REPORT FROM THE U.S.—Most revenue managers might argue they already practice optimal revenue management strategies in the way they find the most profitable mix of business.
However, the industry is not practicing total revenue management in enough detail and with enough analysis, according to revenue management experts who spoke Wednesday during an HSMAI University webinar titled “The Road to Total Revenue Management.”
“Hotels and resorts must sophisticate the approach to profit optimization,” said Bonnie Buckhiester, president of Buckhiester Management.
The hotel industry is in its second generation of revenue managers, and the second generation tends to be very analytical, can crunch numbers quickly and loves spreadsheets, Buckhiester said. The third generation of revenue management is where the industry should aim to be, she added. This third-generation revenue manager’s title would lean more toward “director of demand management,” and the role would be held by someone who possesses a strategic point of view.
Some of the barriers to getting to that third generation of revenue management are the lack of manpower, disjointed work environments and an unwillingness to adapt to technology, Buckhiester said.
Third-generation revenue managers are going to need more training, Buckhiester said. Those doing the best at strategic thinking are the ones who have gotten guidance from senior staff members. These revenue managers also need help from junior staff members to help with some of the leg work.
The key to overcoming barriers comes down to asking more questions and listening more often, said Alex Gregory, director of sales and marketing at Sea Island in Sea Island, Georgia. “In particular, listen to people that don’t agree with you, but listen with interest. That will give you some opposing viewpoints and some ideas to consider.”
Optimizing rate profitability
“Unfortunately, as an industry we haven’t used the word ‘profitability’ to measure our success as we’re analyzing groups and analyzing offers we put on the back-end,” Gregory said. It’s not just a matter of driving roomnights but a matter of driving roomnights that are profitable, he said.
At time, revenue managers tend to think of high rates as the most profitable and low rates as second-class, Buckhiester said. What’s important is to become familiar with the revenue per available room for each room type. If a revenue manager realizes his or her hotel’s RevPARs are much lower than its competitors, looking at RevPAR by room type can help solve the mystery.
Tracking upgrades also is important to optimizing profitability. The industry often loses sight of the ability to upsell, Buckhiester said. “You should be doing a lot more upselling than upgrading,” she said.
As for food-and-beverage sales, revenue managers need to look at unconstrained demand forecasting for catering, Buckhiester said.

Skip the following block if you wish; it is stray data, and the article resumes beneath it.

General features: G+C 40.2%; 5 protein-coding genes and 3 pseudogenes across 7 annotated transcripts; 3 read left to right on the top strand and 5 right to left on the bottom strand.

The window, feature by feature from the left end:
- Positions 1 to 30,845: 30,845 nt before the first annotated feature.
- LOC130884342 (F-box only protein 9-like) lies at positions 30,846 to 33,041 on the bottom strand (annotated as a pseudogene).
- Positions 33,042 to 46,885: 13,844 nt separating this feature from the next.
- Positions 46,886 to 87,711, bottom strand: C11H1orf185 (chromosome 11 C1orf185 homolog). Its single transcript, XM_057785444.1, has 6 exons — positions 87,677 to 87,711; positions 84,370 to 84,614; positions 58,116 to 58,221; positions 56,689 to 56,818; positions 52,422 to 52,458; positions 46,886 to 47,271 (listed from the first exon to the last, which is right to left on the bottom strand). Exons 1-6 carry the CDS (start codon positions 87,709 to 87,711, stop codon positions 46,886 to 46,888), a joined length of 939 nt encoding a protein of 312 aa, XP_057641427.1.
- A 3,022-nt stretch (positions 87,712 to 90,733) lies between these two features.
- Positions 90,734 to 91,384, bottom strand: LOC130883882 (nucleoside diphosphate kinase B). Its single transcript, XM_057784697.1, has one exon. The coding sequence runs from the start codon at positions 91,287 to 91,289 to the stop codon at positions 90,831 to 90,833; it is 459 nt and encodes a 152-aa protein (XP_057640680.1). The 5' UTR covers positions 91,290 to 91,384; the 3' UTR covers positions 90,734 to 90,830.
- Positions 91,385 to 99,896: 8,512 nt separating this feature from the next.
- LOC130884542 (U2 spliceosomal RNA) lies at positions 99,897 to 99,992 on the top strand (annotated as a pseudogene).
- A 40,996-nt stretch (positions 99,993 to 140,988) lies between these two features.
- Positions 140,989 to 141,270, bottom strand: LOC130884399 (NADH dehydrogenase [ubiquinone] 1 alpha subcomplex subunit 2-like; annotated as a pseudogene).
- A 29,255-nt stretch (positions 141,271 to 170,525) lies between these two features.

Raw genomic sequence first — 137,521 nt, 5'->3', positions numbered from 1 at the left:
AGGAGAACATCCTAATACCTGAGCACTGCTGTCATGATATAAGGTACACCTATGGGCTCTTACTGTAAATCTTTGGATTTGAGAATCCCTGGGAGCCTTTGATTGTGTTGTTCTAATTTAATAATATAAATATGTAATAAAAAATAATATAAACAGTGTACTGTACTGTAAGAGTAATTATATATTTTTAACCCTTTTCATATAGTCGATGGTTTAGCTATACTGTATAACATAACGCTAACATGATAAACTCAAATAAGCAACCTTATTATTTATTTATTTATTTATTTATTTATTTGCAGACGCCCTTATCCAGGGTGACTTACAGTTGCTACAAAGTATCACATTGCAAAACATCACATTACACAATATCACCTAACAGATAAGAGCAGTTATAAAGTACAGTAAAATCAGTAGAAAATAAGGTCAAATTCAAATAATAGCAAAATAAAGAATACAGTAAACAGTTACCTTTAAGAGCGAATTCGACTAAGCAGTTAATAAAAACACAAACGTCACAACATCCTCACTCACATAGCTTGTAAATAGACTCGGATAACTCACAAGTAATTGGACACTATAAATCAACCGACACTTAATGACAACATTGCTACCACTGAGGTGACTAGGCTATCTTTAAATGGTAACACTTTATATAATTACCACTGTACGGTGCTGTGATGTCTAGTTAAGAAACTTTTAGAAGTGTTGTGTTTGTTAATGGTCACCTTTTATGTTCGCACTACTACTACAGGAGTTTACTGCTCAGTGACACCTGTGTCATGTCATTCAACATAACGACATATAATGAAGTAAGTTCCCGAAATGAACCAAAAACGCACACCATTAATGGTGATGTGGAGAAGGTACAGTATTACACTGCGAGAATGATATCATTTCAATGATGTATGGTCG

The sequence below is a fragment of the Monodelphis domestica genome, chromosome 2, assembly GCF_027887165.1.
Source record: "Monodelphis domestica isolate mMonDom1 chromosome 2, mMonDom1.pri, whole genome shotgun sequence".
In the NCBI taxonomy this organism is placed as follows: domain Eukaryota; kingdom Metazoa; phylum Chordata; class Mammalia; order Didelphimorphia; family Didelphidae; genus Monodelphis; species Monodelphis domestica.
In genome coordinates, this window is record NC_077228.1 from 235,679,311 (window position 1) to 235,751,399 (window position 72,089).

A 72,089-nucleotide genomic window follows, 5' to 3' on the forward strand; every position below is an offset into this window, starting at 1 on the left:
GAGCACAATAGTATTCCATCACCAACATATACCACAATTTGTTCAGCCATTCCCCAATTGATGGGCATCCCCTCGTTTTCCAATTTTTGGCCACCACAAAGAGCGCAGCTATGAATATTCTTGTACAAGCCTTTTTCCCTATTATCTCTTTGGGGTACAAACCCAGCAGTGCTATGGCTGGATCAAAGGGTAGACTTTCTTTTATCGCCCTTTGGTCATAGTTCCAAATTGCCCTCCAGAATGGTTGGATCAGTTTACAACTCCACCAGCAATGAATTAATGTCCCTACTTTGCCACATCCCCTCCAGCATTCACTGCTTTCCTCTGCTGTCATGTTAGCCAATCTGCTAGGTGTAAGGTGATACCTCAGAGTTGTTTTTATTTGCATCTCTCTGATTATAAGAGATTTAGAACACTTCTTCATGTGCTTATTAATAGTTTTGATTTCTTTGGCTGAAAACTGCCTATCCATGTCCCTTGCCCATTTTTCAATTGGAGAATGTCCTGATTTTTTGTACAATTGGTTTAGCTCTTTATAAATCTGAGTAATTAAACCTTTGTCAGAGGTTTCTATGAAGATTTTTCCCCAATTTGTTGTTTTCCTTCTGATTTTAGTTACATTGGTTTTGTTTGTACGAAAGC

Chain restaurants re-engineer menus on a frequent basis to optimize profitability, but this practice is not seen as often in the hotel industry. Advanced menu engineering—in which menu items are analyzed one by one—will help drive revenue, Buckhiester said.
Capturing and trying to drive ancillary revenue also will be key in the long run, Buckhiester and Gregory said.
“The goal that many of us have in our industries is to monetize that location-based price,” Gregory said. If hoteliers could capture a guest sitting on the beach on their iPad and be able to push an offer to them about a deal at a hotel restaurant, it will help leverage optimized-based demand in one’s own backyard.
Group bookings should be an additional point of focus for revenue managers, panelists said.
Although the forecast for the U.S. hotel industry is looking good from a macro perspective, group bookings are not moving up as previously predicted, according to Bobby Bowers, senior VP at STR, parent company of HotelNewsNow.com.
Analyzing every group lead that comes through should be done on a daily basis, Gregory said. This will help find out where group demand should be. Another opportunity would be using that same style to understand where group demand might not be historically.
Although group bookings are not as strong right now, hoteliers should be confident looking ahead, Bowers said. “There is really more contribution to occupancy growth that’s going to come out of group as we continue to move forward into 2012,” he said
Investing in the area of revenue management is a necessity, Gregory said. “Make it a budget-line item either for a (revenue management system), staffing or business intelligence programming. Give yourself some tools,” he said.
As the booking window continues to shrink, revenue managers need to give themselves the ability to stay in step with the competition, he said.
“This is a journey … It doesn’t happen overnight,” Buckhiester said. She advises revenue managers to take one key thing they would like to do and tackle that first.
“As you start to tackle the things, I think you’ll start to see the road become a little more clear,” she said